The manufacturing processes of PET and FPC circuits are both carry similar lead times. It should be noted that the membrane switch manufacturing and assembly process is identical whether a PET or FPC circuit is chosen.

PET vs FPC Case Study

To evaluate the performance differences between membrane switches with PET and FPC circuits Epec designed and built two identical membranes to analyze their performance. The goal of this was to assess the reliability, dimensions, and electrical characteristics.

Membrane Switch with PET Circuit vs FPC Circuit
Figure 4: PET Circuit (left) vs FPC Circuit (right)

Listed below is a summary table of key characteristics measured of each design.

Item Desc UOM Measured Value % Change
PET Circuit FPC Circuit
1 Tail Width mm 17.54 17.56 0.1%
2 Approx Minimum Trace Width mm 1.00 0.60 -40.0%
3 # of Circuit Layers each two one -
4 #1 Dome Switch CLOSED Ω 30 2 -93.3%
5 #2 Dome Switch CLOSED Ω 31 2 -93.5%
6 Force to Actuate #1 Dome Switch grams 340 363 6.7%
7 Force to Actuate #2 Dome Switch grams 340 363 6.7%

  • Tail Width:
    The ZIF tail width dimensions of both membrane switches were nearly identical. These are cut during the circuit layer manufacturing step and can be customized to any shape or size.

  • Min Trace Width:
    The membrane switch circuit was analyzed, and the smallest trace widths were measured. As expected the FPC polyimide version was able to be constructed with a considerably smaller trace width.

  • Circuit Layers:
    Since the FPC polyimide version can be built with finer circuit trace widths, more traces are able to be fit within the membrane switch footprint. This allows the FPC version to be built with only 1 layer, whereas the PET circuit needed 2 layers to facilitate the same circuit function.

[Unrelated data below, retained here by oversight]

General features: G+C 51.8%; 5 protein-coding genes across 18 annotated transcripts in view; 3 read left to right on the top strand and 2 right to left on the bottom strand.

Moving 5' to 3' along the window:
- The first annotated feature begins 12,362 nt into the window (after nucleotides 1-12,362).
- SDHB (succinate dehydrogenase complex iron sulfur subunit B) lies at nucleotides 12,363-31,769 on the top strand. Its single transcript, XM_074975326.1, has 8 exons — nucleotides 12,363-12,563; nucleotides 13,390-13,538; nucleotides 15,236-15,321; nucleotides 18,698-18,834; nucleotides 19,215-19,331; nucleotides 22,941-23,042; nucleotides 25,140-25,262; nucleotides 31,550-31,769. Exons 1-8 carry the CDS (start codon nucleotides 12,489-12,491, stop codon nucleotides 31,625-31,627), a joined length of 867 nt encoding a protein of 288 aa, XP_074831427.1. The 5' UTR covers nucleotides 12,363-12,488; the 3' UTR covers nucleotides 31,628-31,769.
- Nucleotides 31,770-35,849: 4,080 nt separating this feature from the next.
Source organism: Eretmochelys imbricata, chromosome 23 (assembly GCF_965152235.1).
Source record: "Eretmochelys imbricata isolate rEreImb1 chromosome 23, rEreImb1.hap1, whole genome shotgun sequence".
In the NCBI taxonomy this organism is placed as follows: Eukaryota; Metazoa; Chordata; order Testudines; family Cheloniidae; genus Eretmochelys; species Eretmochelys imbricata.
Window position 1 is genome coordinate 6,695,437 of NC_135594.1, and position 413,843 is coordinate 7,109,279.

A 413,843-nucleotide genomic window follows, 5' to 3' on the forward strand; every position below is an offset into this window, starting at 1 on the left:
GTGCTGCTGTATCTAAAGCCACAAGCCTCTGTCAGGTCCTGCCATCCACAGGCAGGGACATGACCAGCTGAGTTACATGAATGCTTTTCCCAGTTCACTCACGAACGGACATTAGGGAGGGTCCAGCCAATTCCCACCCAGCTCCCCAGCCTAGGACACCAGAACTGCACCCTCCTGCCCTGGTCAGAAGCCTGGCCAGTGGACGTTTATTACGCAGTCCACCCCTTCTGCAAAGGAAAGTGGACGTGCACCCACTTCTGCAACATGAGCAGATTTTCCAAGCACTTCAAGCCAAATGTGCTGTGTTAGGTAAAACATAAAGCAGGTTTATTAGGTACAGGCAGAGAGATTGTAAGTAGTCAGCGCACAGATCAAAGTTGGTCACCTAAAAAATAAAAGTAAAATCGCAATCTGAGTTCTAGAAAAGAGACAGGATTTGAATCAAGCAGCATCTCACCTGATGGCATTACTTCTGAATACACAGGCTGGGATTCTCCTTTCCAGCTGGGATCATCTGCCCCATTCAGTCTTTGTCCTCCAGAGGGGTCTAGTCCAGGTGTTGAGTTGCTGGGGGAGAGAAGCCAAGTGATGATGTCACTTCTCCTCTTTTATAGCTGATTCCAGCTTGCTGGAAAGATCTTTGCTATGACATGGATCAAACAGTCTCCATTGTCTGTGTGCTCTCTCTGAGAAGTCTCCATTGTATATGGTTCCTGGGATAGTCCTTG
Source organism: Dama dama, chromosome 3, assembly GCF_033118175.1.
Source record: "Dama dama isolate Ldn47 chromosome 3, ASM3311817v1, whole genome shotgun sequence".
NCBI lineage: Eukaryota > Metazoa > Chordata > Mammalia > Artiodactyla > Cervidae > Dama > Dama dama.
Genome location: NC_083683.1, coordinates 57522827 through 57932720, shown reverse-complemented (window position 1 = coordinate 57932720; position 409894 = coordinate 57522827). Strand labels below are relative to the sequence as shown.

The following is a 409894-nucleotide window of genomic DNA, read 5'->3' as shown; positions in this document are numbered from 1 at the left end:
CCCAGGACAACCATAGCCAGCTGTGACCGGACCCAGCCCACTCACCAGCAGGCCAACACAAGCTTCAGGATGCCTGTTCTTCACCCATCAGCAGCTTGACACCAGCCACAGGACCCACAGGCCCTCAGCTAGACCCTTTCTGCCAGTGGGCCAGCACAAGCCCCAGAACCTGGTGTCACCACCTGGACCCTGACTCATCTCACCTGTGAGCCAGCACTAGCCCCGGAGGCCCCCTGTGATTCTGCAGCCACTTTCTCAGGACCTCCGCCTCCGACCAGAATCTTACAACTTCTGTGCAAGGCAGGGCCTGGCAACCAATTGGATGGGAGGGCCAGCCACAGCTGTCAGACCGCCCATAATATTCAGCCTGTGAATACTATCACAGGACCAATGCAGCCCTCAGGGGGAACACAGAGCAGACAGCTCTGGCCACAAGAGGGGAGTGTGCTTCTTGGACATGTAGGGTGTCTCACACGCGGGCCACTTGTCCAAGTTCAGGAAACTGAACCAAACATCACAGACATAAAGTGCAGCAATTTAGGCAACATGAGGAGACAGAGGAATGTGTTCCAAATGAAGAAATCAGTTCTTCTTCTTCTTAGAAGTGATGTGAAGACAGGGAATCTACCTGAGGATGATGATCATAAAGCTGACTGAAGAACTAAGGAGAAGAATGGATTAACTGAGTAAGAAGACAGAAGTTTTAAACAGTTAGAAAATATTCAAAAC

• Circuit Resistance:
    The pin to pin resistance was measured across the domes of the membrane with the switches both open and closed. The open switch showed an open circuit and no resistance values was measured. For the closed circuit, the resistance of the PET circuit trace was about 15X the resistance of the FPC version. Clearly the screened-on silver ink and conductive epoxy circuit has a far greater resistance when compared to the copper traces of the FPC circuit.

  • Tactile Force:
    The switch actuation force was measured using a calibrated force gauge. Both membrane switches required the same force to close the dome switch. Since the dome switch itself and the overlay/spacer layers drive the keypad’s tactile response, it’s no surprise the two membranes have the exact same tactile response.

  • Reliability:
    While no firm data was obtained to determine the reliability impact or estimated life between the two designs, feedback was received that showed the FPC design offered a substantial reliability improvement. Specifically, the bond between the circuit pad and the bi-colored LED was improved by switching to the FPC design. Field data showed a significant reduction in open circuit failures of this component.

  • Blue LEDs illuminating with a FPC Circuit
  • Blue LEDs illuminating with a PET Circuit

Figure 5: Blue LEDs illuminating with a FPC (upper) and a PET (lower) circuit


At the end of the day, it’s about the impact of failure and what the programs target cost structure is. Every design is different and there is nothing wrong with exploring alternate manufacturing technologies to improve reliability and reduce cost. Epec recommends that a careful assessment be performed on the program objectives, installation environment, and membrane switch design details so that the most appropriate flexible circuit design is chosen.